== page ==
House Speaker Mike Johnson once referred to abortion as "a holocaust"

Washington — In an op-ed he wrote in 2005, newly elected House Speaker Mike Johnson called abortion "a holocaust" and linked the judicial philosophy that legalized the right to an abortion to Hitler.

The op-ed was a response to the death of Terri Schiavo, the Florida woman whose vegetative state triggered a long legal battle and federal action from Congress.

In the opinion piece published by the Shreveport Times, Johnson wrote, "The prevailing judicial philosophy is no different than Hitler's. Because the life of an unborn child (or a disabled Terri Shiavo [sic], or the elderly and infirm) may be difficult or inconvenient or even costly to society now means it can be terminated."

He continued, "This disregard for life has been fostered by the courts. During business hours today, 4,500 innocent American children will be killed. It is a holocaust that has been repeated every day for 32 years, since 1973's Roe v. Wade."

At the time, Johnson was a lawyer for the Alliance Defense Fund, a conservative Christian advocacy group that opposes abortion and seeks to overturn pro-LGBTQ laws. The group, now called the Alliance Defending Freedom, is representing the medical associations and doctors challenging the abortion pill mifepristone's availability nationwide.

Johnson's spokeswoman did not immediately return requests for comment.

The April 1, 2005, op-ed by Mike Johnson in the Shreveport Times.
The April 1, 2005, op-ed by Mike Johnson in the Shreveport Times.

The editorial, which did not appear to be available in the newspaper's online archive, was unearthed by the progressive watchdog group Documented and shared with CBS News. A spokesperson for the Shreveport Times confirmed its authenticity.

Johnson, who emerged rapidly and rose unexpectedly to the position of House speaker three weeks after the ouster of former Speaker Kevin McCarthy, has pushed for limits on abortion rights and celebrated the 2022 overturning of Roe v. Wade by the Supreme Court.

Johnson was little known outside his western Louisiana Congressional district until he emerged Wednesday night, 21 days into a Republican standoff over who should serve as speaker, second in line to the presidency. Johnson, a former talk-radio host and attorney who is serving his fourth term in Congress, underwent little public vetting before winning unanimous Republican support in the House floor vote Wednesday afternoon.

Though he has consistently denounced abortion rights, the 2005 editorial uses language and analogies that are prompting strong criticism from Democrats and some advocacy groups.

In the editorial, Johnson wrote about the death of Schiavo, linking her death to the issue of abortion. Schiavo suffered severe brain-damage and was kept alive by a feeding tube for 15 years during an epic legal and medical battle. Her husband sought to remove the feeding tube, while her parents fought to keep her alive. A judge eventually permitted the removal of Schiavo's feeding tube. Schiavo died 13 days later.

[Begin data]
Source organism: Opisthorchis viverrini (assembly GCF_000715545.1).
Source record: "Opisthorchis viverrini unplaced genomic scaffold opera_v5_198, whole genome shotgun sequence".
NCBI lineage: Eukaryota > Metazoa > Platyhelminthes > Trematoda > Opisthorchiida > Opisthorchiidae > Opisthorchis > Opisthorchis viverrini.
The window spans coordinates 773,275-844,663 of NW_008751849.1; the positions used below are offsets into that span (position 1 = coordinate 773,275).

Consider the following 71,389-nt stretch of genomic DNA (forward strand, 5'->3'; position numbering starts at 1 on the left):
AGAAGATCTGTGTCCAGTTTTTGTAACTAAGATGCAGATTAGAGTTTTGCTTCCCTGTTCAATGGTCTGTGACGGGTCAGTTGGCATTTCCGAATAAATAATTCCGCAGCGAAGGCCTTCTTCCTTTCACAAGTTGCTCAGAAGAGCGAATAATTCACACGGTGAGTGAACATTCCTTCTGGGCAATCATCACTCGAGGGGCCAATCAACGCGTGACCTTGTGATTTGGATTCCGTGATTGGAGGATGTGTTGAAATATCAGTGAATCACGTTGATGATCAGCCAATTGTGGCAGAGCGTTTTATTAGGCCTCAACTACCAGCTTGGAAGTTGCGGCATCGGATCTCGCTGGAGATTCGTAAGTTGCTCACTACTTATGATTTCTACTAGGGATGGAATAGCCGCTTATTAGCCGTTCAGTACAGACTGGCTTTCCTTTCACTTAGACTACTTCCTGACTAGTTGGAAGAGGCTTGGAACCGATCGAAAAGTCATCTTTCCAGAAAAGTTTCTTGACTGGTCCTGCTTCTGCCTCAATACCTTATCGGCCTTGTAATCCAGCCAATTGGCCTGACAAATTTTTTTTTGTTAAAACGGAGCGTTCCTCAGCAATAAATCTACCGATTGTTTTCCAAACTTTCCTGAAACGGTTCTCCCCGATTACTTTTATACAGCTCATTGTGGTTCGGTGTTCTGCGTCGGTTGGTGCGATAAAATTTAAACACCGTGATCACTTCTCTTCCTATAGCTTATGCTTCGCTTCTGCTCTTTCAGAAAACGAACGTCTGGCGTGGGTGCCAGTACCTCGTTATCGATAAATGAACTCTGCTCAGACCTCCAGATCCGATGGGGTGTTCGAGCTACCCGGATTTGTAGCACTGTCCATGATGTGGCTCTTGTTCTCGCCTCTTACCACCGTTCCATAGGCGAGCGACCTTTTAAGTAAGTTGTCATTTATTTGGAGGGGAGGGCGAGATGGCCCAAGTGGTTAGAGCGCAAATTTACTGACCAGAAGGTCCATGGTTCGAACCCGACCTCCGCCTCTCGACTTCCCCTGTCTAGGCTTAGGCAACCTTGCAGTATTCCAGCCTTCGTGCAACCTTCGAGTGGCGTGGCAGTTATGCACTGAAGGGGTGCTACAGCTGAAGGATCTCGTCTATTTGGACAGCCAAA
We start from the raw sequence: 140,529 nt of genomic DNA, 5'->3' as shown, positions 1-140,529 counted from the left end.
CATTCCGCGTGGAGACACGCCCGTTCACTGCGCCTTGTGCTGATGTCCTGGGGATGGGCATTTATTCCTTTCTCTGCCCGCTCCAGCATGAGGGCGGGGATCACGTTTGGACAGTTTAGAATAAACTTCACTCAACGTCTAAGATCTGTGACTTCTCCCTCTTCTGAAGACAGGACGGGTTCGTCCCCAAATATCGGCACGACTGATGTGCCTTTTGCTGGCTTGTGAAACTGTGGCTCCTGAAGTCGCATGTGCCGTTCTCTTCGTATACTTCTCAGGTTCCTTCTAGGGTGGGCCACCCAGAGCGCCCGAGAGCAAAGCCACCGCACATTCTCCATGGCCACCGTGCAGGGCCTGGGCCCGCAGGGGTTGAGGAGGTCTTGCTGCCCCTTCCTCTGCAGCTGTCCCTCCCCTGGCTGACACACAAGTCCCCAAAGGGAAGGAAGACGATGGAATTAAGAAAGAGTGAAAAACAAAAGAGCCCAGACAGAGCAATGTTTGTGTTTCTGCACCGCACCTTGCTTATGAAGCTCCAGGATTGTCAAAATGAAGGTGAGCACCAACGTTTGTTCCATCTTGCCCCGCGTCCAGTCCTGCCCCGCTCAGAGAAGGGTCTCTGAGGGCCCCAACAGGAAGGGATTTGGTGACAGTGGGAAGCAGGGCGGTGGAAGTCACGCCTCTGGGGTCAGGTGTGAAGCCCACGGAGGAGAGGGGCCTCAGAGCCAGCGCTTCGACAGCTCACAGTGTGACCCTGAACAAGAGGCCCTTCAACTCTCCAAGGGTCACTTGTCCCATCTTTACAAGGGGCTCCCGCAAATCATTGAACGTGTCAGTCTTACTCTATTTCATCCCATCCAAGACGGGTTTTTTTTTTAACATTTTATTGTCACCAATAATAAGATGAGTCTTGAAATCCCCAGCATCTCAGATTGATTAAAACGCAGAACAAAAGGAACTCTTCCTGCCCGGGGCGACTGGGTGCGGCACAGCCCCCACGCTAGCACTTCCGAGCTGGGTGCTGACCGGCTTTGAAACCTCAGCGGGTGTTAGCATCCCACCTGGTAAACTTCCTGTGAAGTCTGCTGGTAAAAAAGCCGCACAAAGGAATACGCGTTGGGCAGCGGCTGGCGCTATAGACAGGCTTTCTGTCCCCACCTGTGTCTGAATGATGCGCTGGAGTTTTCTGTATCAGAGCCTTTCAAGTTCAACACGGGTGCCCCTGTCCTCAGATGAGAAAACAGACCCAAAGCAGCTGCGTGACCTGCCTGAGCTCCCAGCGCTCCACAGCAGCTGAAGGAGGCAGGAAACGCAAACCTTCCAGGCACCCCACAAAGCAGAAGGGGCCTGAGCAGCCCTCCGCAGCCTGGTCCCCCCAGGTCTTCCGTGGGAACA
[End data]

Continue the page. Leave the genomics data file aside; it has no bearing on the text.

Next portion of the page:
The day after Schiavo's death, Johnson's editorial was published in the Shreveport Times, which has the sixth largest circulation of all newspapers in Louisiana. A spokeswoman for the newspaper confirmed the editorial was published on April 1, 2005.

"Comparing abortion to the Holocaust is reprehensible and an insult to women across the country," said Hannah Muldavin, communications adviser for the Congressional Integrity Project, an organization launched by high-level Democratic strategists. Muldavin said, "This is yet another example of how extreme and out of touch with the country Mike Johnson is." She said the election of Johnson is "an endorsement of his extreme views that threaten our democracy and the rights of Americans."

Democrats are largely expected to campaign over the issue of abortion rights as they seek to regain the majority in the House in 2024. During a floor speech Wednesday ahead of the vote for House Speaker, Rep. Pete Aguilar, Democrat of California, said Republicans aim to "enact a nationwide abortion ban, without exceptions."

Johnson spoke at length about his thoughts on abortion and the Supreme Court ruling overturning Roe v. Wade in a 2022 appearance on Fox News.

"There is no right to abortion in the Constitution," he said. "There never was; it's not in its text, structure, or meaning and the court said that decisively. Many of us have been working towards this day our entire adult lives and it is a joyous occasion."

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